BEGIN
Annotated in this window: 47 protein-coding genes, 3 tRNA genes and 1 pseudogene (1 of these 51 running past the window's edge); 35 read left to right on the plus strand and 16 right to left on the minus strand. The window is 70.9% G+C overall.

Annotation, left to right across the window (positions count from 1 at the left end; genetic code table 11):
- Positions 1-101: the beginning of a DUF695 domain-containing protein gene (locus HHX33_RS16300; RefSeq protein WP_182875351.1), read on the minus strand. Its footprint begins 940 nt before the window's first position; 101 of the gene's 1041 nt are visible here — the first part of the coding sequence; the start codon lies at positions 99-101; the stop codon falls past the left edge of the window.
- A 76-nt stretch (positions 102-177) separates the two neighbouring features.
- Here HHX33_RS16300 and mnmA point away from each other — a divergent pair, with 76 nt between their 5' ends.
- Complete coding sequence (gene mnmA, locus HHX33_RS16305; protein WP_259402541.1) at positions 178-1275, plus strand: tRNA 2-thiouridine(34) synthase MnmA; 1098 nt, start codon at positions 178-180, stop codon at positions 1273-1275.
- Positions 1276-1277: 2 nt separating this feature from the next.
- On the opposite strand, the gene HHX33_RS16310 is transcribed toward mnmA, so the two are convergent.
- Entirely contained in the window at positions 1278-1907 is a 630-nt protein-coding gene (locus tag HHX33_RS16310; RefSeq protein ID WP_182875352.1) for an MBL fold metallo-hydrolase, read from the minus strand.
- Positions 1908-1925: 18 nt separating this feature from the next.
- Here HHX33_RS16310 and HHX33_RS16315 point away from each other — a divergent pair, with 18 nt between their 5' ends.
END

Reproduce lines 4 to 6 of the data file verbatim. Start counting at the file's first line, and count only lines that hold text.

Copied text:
- A 76-nt stretch (positions 102-177) separates the two neighbouring features.
- Here HHX33_RS16300 and mnmA point away from each other — a divergent pair, with 76 nt between their 5' ends.
- Complete coding sequence (gene mnmA, locus HHX33_RS16305; protein WP_259402541.1) at positions 178-1275, plus strand: tRNA 2-thiouridine(34) synthase MnmA; 1098 nt, start codon at positions 178-180, stop codon at positions 1273-1275.